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The Dutch debate on hybrid organizations (which mix elements of state and market) is dominated by normative ideas brought forward by those advocates and adversaries of hybridity that tend to focus on only one side of the coin. In this thesis, Philip Marcel Karré argues that hybridity can only be fully understood and managed when one considers both sides of the coin, and sees benefits and risks as each other's flipsides. By analyzing hybrid organizations in the Dutch waste management sector, he develops a perspective on hybridity that can be used by policy makers, professionals and academics to pinpoint those dimensions that could produce benefits or risks.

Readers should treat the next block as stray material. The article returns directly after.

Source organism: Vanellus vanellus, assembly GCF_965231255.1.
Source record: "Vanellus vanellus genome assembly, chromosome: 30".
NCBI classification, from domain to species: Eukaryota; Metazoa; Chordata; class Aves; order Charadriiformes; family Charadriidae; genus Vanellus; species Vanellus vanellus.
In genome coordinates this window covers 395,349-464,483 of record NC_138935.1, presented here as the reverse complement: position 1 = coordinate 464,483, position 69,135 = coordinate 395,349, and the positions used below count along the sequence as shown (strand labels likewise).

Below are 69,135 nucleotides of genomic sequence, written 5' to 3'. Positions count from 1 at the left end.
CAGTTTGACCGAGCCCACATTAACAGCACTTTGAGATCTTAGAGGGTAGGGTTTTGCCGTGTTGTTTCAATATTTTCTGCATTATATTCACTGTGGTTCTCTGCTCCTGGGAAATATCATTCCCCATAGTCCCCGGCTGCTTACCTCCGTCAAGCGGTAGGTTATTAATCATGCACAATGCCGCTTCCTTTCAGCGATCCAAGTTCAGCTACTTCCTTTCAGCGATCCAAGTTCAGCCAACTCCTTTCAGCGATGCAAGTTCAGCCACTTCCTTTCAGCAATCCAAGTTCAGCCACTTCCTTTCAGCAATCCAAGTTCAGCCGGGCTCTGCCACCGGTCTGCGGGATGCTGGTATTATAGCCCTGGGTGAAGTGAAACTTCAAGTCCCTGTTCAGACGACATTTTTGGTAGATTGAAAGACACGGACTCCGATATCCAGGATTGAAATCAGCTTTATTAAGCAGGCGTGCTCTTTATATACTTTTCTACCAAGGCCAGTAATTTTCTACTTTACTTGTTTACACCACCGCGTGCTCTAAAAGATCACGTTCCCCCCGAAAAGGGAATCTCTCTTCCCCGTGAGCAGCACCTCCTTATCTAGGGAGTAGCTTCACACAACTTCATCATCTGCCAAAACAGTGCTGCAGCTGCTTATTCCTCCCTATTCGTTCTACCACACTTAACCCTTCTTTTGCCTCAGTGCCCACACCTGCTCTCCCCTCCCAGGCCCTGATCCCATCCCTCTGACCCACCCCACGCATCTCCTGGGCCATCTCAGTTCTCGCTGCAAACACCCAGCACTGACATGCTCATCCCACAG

Karré argues that hybridity is neither a catastrophe nor a panacea, but that it needs to be managed properly. The biggest challenge will be to prove in every single case that the expected opportunities created through hybridity far outweigh the costs of controlling the risks it poses.
Philip Marcel Karré studied political sciences and communication sciences at the University of Vienna. He now works as a senior researcher and lecturer at the Netherlands School for Public Administration. He conducts research on governance and other new steering mechanisms for addressing wicked social problems and contributes to educational programmes for senior civil servants.